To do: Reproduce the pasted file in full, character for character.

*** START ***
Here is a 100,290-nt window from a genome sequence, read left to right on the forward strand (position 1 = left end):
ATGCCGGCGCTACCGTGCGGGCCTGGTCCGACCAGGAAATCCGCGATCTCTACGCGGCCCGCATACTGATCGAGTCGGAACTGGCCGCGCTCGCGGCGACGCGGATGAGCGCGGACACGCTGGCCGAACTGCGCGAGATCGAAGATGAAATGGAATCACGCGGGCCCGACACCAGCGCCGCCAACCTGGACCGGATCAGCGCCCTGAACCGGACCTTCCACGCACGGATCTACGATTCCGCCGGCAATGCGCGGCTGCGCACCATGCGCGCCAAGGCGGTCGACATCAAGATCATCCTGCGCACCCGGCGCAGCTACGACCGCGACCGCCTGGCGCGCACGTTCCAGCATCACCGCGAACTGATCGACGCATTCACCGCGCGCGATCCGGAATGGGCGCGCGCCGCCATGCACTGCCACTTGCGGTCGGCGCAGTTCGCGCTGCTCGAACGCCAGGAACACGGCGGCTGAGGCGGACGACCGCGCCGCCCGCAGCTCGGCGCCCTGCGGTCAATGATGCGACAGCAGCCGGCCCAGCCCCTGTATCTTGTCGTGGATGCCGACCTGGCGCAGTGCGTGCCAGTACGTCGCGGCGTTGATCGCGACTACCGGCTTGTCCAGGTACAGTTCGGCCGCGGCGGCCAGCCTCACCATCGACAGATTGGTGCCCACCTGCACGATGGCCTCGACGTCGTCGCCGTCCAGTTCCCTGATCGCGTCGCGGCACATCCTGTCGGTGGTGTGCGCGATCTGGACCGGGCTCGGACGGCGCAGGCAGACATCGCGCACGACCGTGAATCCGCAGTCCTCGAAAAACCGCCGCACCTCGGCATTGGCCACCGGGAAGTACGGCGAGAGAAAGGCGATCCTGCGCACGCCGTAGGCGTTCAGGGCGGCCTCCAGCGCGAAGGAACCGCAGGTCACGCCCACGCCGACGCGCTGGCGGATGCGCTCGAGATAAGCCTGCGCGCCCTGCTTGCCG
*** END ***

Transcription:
Here is a 100,290-nt window from a genome sequence, read left to right on the forward strand (position 1 = left end):
ATGCCGGCGCTACCGTGCGGGCCTGGTCCGACCAGGAAATCCGCGATCTCTACGCGGCCCGCATACTGATCGAGTCGGAACTGGCCGCGCTCGCGGCGACGCGGATGAGCGCGGACACGCTGGCCGAACTGCGCGAGATCGAAGATGAAATGGAATCACGCGGGCCCGACACCAGCGCCGCCAACCTGGACCGGATCAGCGCCCTGAACCGGACCTTCCACGCACGGATCTACGATTCCGCCGGCAATGCGCGGCTGCGCACCATGCGCGCCAAGGCGGTCGACATCAAGATCATCCTGCGCACCCGGCGCAGCTACGACCGCGACCGCCTGGCGCGCACGTTCCAGCATCACCGCGAACTGATCGACGCATTCACCGCGCGCGATCCGGAATGGGCGCGCGCCGCCATGCACTGCCACTTGCGGTCGGCGCAGTTCGCGCTGCTCGAACGCCAGGAACACGGCGGCTGAGGCGGACGACCGCGCCGCCCGCAGCTCGGCGCCCTGCGGTCAATGATGCGACAGCAGCCGGCCCAGCCCCTGTATCTTGTCGTGGATGCCGACCTGGCGCAGTGCGTGCCAGTACGTCGCGGCGTTGATCGCGACTACCGGCTTGTCCAGGTACAGTTCGGCCGCGGCGGCCAGCCTCACCATCGACAGATTGGTGCCCACCTGCACGATGGCCTCGACGTCGTCGCCGTCCAGTTCCCTGATCGCGTCGCGGCACATCCTGTCGGTGGTGTGCGCGATCTGGACCGGGCTCGGACGGCGCAGGCAGACATCGCGCACGACCGTGAATCCGCAGTCCTCGAAAAACCGCCGCACCTCGGCATTGGCCACCGGGAAGTACGGCGAGAGAAAGGCGATCCTGCGCACGCCGTAGGCGTTCAGGGCGGCCTCCAGCGCGAAGGAACCGCAGGTCACGCCCACGCCGACGCGCTGGCGGATGCGCTCGAGATAAGCCTGCGCGCCCTGCTTGCCG